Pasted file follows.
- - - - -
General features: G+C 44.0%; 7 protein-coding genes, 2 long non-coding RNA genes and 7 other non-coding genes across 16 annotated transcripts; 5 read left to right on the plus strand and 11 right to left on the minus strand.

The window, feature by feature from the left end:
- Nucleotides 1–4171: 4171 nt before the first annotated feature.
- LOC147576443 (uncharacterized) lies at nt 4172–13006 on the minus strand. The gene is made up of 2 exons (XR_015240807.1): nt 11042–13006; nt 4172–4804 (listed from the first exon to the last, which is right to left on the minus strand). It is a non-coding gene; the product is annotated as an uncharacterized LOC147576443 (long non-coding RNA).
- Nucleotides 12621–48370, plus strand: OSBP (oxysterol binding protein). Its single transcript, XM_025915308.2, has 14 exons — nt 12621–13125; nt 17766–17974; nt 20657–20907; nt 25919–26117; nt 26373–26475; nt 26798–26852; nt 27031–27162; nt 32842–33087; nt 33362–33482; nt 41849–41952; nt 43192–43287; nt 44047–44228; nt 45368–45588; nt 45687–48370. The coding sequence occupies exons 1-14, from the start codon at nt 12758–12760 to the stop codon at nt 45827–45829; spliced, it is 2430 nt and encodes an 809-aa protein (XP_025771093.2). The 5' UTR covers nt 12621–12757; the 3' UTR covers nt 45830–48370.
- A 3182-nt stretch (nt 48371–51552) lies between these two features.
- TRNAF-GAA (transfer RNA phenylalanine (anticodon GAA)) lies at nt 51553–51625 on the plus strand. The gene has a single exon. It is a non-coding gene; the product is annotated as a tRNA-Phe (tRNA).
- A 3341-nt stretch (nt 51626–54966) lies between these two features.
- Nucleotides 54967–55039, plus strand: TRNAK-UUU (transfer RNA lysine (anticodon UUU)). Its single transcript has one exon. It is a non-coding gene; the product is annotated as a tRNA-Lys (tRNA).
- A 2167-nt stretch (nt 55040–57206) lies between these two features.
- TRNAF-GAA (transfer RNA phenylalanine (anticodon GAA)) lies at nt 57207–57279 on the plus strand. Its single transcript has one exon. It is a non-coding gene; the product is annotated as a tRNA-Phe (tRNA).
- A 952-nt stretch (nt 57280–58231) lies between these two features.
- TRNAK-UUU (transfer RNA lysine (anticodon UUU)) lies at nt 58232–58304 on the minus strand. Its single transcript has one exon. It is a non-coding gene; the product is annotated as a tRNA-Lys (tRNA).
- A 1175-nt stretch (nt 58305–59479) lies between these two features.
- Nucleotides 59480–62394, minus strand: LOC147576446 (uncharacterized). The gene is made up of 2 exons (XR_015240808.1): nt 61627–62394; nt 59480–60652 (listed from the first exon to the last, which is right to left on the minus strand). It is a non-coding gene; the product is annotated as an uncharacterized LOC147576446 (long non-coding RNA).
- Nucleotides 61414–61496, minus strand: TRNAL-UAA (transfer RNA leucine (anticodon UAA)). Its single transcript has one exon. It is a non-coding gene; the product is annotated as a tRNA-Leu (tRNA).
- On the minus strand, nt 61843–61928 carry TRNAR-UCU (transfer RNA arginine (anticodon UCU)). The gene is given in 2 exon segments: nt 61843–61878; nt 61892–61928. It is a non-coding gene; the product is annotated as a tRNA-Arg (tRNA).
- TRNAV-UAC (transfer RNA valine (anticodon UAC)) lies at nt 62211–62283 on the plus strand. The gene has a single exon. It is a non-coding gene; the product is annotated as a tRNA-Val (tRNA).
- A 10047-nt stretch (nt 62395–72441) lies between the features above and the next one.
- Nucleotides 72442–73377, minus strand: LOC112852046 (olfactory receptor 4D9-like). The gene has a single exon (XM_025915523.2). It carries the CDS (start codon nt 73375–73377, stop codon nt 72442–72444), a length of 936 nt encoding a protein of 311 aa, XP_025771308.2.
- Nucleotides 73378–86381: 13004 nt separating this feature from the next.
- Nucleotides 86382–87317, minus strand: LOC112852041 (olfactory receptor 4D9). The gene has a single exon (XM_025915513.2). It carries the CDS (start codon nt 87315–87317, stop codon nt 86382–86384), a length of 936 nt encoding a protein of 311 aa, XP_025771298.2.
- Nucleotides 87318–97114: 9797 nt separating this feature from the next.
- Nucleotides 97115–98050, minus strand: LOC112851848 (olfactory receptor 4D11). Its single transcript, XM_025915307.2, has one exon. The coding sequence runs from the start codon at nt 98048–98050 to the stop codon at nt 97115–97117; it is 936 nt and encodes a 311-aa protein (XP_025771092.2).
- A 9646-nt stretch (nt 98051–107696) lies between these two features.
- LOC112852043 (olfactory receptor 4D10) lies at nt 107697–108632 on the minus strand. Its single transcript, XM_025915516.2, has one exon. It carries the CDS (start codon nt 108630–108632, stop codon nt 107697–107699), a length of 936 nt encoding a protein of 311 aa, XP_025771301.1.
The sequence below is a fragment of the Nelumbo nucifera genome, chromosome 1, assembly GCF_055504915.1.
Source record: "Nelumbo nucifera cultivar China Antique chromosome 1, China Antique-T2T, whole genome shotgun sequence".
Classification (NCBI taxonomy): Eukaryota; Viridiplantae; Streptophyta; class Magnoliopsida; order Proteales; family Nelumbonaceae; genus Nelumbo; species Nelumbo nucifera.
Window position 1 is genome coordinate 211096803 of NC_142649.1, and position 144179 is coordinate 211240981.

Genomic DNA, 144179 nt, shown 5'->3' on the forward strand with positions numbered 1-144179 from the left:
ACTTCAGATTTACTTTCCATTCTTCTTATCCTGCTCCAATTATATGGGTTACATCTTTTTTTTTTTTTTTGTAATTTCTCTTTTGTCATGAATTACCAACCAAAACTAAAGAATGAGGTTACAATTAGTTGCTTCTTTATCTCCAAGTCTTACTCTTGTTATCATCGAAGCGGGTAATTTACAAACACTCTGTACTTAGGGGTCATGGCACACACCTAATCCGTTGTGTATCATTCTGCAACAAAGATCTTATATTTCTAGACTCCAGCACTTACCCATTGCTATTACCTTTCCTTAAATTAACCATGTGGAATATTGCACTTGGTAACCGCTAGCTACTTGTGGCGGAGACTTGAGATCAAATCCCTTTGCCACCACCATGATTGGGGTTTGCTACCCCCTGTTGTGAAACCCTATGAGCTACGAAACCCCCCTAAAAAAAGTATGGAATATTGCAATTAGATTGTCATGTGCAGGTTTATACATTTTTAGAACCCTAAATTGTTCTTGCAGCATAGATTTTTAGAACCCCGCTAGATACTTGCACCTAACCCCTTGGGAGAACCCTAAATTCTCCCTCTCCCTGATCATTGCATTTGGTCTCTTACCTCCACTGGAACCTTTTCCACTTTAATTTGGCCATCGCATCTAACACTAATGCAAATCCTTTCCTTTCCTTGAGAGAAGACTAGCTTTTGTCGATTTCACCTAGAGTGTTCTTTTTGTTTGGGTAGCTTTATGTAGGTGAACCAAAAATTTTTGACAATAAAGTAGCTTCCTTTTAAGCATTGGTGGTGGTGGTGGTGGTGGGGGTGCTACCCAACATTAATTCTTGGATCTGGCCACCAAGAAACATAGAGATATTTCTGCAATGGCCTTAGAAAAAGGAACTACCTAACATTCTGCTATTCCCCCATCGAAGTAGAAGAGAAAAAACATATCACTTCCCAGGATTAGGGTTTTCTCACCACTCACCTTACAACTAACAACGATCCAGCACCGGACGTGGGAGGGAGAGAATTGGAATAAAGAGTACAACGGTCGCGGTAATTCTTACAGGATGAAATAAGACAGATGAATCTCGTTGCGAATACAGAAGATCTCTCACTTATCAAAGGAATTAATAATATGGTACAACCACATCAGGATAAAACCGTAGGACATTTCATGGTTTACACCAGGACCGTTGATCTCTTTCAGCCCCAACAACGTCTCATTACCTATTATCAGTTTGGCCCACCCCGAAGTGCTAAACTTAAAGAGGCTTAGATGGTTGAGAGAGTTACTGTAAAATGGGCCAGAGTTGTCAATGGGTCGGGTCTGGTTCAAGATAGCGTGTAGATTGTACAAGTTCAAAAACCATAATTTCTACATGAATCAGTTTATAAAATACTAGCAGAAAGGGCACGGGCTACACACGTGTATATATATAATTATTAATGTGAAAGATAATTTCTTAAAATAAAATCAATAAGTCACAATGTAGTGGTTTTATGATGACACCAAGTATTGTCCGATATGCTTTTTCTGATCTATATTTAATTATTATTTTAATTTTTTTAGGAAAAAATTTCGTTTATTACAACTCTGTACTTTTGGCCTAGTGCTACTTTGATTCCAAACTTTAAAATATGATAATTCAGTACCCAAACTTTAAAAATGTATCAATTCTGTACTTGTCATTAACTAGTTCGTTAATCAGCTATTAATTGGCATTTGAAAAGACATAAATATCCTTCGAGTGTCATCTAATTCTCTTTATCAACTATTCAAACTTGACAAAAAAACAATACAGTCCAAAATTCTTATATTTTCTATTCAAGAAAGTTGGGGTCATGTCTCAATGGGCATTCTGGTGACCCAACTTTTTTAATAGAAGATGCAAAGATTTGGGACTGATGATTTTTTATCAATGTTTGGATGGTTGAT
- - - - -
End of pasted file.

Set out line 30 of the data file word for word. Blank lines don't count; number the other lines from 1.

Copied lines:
Window position 1 is genome coordinate 211096803 of NC_142649.1, and position 144179 is coordinate 211240981.